Hawaiian Airlines pilots staged an informational picket line outside Honolulu Airport on Aug. 25. The eight-hour protest came shortly after their union leadership opened a strike authorization vote for its members that is scheduled to continue through Sept. 10.
"Hawaiian management must understand that after years of giving back to our airline, we need firm guarantees that our company plans to give something back to us," Capt. Eric Sampson, chairman of the pilots' master executive council, said in a statement released by the Air Line Pilots Association.
"We cannot accept the continued erosion of our contract in exchange for vague promises of future profit-sharing when things get better. For us, the time is now."
Should Hawaiian's pilots vote to endorse the authorization, their ALPA leadership could call for a strike if the National Mediation Bureau, which has been overseeing contract negotiations, ultimately gave the union permission.
"Taking votes and other actions like this are not unusual during labor negotiations and have no effect on our operations," Hawaiian Airlines officials said in an Aug. 25 statement. "Most importantly, progress was made at the most recent round of negotiations, and more meetings are scheduled for October."
While the pilots union agrees that some progress was made during four days of mediation beginning Aug. 18 at NMB headquarters in Washington, ALPA says disagreement still exists between pilots and management on the structure and size of future pay increases.
"A major sticking point is management's insistence that pilots pay for any raises over 1% a year by agreeing to 'productivity enhancements,' contract concessions that would force them to fly longer hours and spend more time away from home," union officials said in the ALPA statement.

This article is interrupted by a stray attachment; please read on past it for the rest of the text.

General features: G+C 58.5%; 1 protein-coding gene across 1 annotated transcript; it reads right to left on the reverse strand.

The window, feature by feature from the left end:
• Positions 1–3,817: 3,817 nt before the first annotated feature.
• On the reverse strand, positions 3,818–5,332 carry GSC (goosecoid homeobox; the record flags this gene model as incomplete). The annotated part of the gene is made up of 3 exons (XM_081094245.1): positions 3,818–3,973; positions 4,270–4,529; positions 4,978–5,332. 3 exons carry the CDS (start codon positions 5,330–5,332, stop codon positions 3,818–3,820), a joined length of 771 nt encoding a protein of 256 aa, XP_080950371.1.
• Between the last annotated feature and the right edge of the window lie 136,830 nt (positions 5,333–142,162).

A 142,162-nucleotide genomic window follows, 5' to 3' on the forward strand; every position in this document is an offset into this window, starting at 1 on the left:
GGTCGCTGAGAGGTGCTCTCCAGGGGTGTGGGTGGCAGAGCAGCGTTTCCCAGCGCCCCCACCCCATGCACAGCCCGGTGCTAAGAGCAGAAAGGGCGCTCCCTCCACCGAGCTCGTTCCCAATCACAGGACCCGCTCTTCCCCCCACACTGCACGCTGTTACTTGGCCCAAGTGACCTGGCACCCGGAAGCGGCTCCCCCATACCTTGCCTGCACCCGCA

According to an Aug. 25 Honolulu Star Bulletin report, Hawaiian pilots are asking for a 17% pay increase over four years.
The same Star Bulletin report said Hawaiian's president and CEO, Mark Dunkerley, told the newspaper that the airline had offered its pilots a 20% pay increase over six years and a chance to join in profit sharing if the pilots agreed to revise a number of obsolete labor regulations.
Keoni Wagner, Hawaiian's vice president of public affairs, later confirmed Dunkerley's comments via email with Travel Weekly.
Further talks overseen by the NMB are scheduled for mid-October, but the two parties may also meet without a mediator in September. If no progress is made in the next mediated session, ALPA could ask to be released from mediation. A 30-day cooling-off period would follow that release and clear the way for a possible strike.
Hawaiian's pilots and management have spent two-and-a-half years in contract negotiations.
"We want a contract, not a strike," Sampson said. "And we are still hopeful an agreement can be reached before Hawaiian's 80th anniversary in November. We are also confident the strike voting results will prove that management should not test this group's resolve."